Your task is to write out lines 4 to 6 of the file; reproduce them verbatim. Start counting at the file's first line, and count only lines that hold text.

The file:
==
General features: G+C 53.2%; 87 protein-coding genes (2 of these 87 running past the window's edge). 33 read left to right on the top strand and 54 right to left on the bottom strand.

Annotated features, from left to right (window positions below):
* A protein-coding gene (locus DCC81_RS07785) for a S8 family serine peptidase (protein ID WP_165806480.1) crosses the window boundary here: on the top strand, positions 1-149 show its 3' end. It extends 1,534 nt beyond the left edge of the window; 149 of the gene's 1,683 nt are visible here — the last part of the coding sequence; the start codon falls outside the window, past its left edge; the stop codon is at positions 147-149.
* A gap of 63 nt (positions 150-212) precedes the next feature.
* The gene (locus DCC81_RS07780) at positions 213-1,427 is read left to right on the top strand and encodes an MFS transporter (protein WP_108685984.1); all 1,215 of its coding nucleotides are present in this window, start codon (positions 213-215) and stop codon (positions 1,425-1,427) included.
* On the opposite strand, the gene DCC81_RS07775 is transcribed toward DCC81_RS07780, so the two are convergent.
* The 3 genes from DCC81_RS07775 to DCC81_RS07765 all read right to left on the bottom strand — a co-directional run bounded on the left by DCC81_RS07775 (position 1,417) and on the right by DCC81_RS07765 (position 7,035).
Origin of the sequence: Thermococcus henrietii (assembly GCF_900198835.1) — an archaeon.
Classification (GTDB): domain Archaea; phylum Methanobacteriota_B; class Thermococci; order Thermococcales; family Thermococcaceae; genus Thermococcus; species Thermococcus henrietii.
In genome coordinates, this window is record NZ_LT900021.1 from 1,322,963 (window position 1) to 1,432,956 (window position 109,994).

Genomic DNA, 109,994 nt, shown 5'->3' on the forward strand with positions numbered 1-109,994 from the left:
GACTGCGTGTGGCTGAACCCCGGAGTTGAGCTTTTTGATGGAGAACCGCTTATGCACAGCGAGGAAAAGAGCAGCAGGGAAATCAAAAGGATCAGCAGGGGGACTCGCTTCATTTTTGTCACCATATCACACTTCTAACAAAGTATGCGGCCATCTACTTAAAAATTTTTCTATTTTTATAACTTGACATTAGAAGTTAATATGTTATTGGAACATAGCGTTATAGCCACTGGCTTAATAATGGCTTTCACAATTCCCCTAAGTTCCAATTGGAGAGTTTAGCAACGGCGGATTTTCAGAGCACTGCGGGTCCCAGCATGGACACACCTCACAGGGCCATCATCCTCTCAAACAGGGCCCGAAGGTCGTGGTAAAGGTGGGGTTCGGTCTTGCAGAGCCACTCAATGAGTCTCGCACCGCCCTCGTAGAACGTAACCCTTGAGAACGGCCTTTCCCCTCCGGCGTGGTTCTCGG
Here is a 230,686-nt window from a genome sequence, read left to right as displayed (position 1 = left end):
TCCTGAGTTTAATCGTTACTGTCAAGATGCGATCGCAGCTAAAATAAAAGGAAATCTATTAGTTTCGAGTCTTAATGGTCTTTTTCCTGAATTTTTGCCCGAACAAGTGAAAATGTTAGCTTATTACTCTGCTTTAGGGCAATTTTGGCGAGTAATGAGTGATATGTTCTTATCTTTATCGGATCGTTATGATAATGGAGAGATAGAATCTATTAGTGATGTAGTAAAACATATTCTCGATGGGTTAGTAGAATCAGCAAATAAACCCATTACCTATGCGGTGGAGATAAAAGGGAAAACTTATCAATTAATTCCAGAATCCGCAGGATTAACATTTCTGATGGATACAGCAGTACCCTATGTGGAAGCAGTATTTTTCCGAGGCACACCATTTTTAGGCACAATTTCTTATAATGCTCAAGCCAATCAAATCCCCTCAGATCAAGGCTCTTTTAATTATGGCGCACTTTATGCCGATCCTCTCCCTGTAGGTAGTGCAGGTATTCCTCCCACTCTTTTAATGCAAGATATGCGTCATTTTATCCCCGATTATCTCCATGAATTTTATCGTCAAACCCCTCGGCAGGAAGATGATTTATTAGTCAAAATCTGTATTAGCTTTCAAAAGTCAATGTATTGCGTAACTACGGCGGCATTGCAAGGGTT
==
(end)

* A gap of 63 nt (positions 150-212) precedes the next feature.
* The gene (locus DCC81_RS07780) at positions 213-1,427 is read left to right on the top strand and encodes an MFS transporter (protein WP_108685984.1); all 1,215 of its coding nucleotides are present in this window, start codon (positions 213-215) and stop codon (positions 1,425-1,427) included.
* On the opposite strand, the gene DCC81_RS07775 is transcribed toward DCC81_RS07780, so the two are convergent.